Understand the Digital River API structure.
The Digital River API is a RESTful API. That means we designed the API to allow you to create, read, update, and delete objects with the
The Digital River API speaks exclusively in JSON. So in order to ensure the API accepts and processes your requests, always set the
The API key you use to authenticate a request determines whether the request is handled in test mode or production mode. You should use the Digital River API in test mode when you don't want to interact with financial institutions.
All Digital River API requests are sent to
For more information on how Digital River ensures high availability and performance, see our Service Level Agreement.
Digital River uses your account's API keys to authenticate API requests. If you fail to include your key in a request, or send an outdated or incorrect key, we return an error. You can always access your keys in Dashboard.
Digital River provides each account with four standard keys: a public and confidential (secret) pair for both test mode and live mode. In certain scenarios, you may also find it useful to use restricted keys.
Your public API key identifies your account with Digital River and allows you to create payment sources. You use public keys with Drop-in payments and DigitalRiver.js.
Your confidential (secret) API key allows you to send an API request to Digital River without restriction. Keep these secret keys confidential and only store them on your servers. Don't use your confidential key for everything. Instead, consider using restricted keys when you want to limit access to your environment.
If you want more security, you can create restricted API keys. A restricted key reduces risk when using or building services. It provides the minimum level of access and permissions a service needs to access specific resources in the Digital River API. Use restricted keys when you want to limit access for services that interact with the Digital River API. You can name a restricted key and assign it to the service you want.
In the test environment, you can test Digital River's features without affecting live data. The production environment allows you to perform actions that affect live data.
In API responses, the
liveModeboolean attribute indicates whether you are in the test or production environment.
The test and production environments behave similarly with the following exceptions:
- You can only use test payment information in the test environment. Card networks and payment providers do not process payments in a test environment.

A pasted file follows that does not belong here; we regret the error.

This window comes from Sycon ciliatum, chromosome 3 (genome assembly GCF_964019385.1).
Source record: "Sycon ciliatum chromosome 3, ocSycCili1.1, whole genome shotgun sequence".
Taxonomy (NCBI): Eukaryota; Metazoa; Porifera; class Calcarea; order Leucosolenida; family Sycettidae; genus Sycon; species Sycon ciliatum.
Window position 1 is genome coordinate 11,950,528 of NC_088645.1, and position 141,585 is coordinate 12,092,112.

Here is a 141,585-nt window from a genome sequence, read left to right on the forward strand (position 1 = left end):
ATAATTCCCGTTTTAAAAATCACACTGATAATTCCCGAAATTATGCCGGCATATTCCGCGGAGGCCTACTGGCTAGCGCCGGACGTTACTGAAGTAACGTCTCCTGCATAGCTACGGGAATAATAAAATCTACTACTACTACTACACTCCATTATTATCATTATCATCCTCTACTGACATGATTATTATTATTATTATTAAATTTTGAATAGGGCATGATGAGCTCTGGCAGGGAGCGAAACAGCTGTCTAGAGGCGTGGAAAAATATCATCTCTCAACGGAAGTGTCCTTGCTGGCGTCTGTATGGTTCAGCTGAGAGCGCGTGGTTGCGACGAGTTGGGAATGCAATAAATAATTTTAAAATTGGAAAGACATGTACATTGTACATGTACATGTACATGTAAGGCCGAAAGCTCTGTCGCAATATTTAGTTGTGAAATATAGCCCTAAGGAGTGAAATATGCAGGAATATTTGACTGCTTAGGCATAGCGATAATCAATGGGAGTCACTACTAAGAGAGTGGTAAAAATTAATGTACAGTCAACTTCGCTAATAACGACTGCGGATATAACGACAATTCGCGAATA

- When using payment sources in the production environment, the flow is different for some payment method. They may require more steps when in the test environment.
- In the test environment, Digital River retries webhooks three times over a few hours (as opposed to 72 hours for the production environment) when it does not receive a successful acknowledgment.
We highly recommend that you include the upstream identifier, upstream application identifier, upstream session identifier, and the customer's IP address as HTTP request headers when making calls to the Digital River APIs.
These request headers aid Digital River in performing internal troubleshooting and call debugging. Additionally, all of these headers will eventually be available to clients in call logs. They will also be searchable on Dashboard. So, in the future, you'll be able to use these headers to search your own logs.
upstream-idrequest header should represent the unique identifier of the upstream request. This identifier should be __generated by the upstream application.
upstream-application-idrequest header should be an identifier generated by the upstream application that identifies all the calls made by that application. You should use the following format to pass the application name and its version:
<application>/<version>. For example, the header value might be
By providing this identifier, you allow Digital River to filter call logs by application.
In a request, the
upstream-session-idheader should denote the identifier of a browser session. More specifically, this value identifies a single customer session in the upstream application, thereby allowing us to track that customer's path through the Digital River APIs.
forwardedrequest header can designate one or more IP address. This header is primarily used to capture a customer's IP address (in this case, the customer represents the end user of the upstream application). If you use
forwardedto pass more than one IP address, then the value farthest to the right should denote the customer's IP address. In the following example,
for=198.51.100.17is the customer's IP address.
forwarded: for=192.0.2.43, for=198.51.100.17,
In the Digital River API, we adhere to ISO-8601, an international standard that provides an unambiguous and well-defined method of representing dates and times.
In every API response, date-time representations follow this ISO-8601 standard. You rarely have to include dates and times in API requests, but when you do, they must also observe this same standard.
The following are the specific date-time rules we use:
- Dates and times are arranged so the largest temporal term (the year) is placed to the left and each successively smaller term is placed to the right of the previous term. In other words, the values are ordered from the largest to smallest unit of time: year, month, day, hour, minute, and second.
- Each date and time value has a fixed number of digits that are padded with leading zeros.
- The separator used between date values (year, month, and day) is the hyphen, while the colon is used as the separator between time values (hours, minutes, and seconds).
- All numeric values placed to the right of
- Since the letter
Zis the zone designator for zero UTC offset, we add it (without a space) after the time values.